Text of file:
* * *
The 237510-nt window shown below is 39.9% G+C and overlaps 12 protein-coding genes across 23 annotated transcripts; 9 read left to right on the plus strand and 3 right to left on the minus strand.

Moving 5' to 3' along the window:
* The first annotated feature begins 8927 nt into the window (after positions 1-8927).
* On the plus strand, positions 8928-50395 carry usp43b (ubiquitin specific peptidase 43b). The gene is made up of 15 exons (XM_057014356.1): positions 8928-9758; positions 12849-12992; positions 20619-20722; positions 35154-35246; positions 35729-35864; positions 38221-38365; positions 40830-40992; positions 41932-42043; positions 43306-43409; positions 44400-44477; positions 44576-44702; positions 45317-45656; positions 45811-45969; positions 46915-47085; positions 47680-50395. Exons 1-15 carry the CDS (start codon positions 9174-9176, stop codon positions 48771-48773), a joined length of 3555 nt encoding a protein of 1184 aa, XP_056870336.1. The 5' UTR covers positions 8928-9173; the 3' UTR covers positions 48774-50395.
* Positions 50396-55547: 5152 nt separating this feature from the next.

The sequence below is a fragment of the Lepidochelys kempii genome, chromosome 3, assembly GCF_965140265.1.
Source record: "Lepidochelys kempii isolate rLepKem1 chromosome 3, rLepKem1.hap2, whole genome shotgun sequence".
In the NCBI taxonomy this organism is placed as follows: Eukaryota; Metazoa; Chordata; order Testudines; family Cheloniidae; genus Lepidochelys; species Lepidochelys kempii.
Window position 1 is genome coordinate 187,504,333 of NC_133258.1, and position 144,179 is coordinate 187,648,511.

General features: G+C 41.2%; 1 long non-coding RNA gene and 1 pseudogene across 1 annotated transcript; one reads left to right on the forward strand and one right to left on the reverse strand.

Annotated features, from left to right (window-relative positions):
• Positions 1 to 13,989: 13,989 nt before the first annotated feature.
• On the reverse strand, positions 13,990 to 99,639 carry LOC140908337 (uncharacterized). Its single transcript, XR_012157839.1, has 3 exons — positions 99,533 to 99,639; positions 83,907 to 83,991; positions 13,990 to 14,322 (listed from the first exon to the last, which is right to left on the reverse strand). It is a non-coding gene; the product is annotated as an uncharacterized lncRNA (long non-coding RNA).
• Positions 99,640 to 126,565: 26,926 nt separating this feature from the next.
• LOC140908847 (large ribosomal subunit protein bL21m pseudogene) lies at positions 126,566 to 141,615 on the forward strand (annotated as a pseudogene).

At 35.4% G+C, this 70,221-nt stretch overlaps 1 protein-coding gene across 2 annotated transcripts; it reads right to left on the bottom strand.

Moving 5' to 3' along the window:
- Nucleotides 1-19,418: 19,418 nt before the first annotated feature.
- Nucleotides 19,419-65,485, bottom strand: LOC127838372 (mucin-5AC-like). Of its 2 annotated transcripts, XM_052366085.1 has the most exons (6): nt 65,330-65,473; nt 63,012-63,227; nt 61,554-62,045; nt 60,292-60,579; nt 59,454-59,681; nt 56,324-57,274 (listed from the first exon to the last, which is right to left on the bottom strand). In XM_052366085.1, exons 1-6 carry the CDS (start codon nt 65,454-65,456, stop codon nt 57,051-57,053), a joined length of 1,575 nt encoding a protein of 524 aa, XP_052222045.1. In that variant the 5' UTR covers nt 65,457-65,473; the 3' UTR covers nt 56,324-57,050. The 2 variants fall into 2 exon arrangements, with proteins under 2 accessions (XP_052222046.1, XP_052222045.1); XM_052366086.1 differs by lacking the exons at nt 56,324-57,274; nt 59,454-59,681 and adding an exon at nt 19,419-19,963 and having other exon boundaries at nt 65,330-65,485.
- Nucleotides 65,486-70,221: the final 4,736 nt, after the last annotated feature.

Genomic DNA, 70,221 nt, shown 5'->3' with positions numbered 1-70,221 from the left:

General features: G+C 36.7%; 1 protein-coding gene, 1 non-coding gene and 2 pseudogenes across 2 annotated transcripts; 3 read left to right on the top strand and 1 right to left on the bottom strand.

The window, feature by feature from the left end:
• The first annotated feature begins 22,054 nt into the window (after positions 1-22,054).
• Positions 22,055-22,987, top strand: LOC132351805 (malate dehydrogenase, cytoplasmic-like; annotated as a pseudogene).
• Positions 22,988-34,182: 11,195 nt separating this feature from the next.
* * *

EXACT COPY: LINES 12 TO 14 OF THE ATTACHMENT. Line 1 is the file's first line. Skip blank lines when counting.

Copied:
• Positions 1 to 13,989: 13,989 nt before the first annotated feature.
• On the reverse strand, positions 13,990 to 99,639 carry LOC140908337 (uncharacterized). Its single transcript, XR_012157839.1, has 3 exons — positions 99,533 to 99,639; positions 83,907 to 83,991; positions 13,990 to 14,322 (listed from the first exon to the last, which is right to left on the reverse strand). It is a non-coding gene; the product is annotated as an uncharacterized lncRNA (long non-coding RNA).
• Positions 99,640 to 126,565: 26,926 nt separating this feature from the next.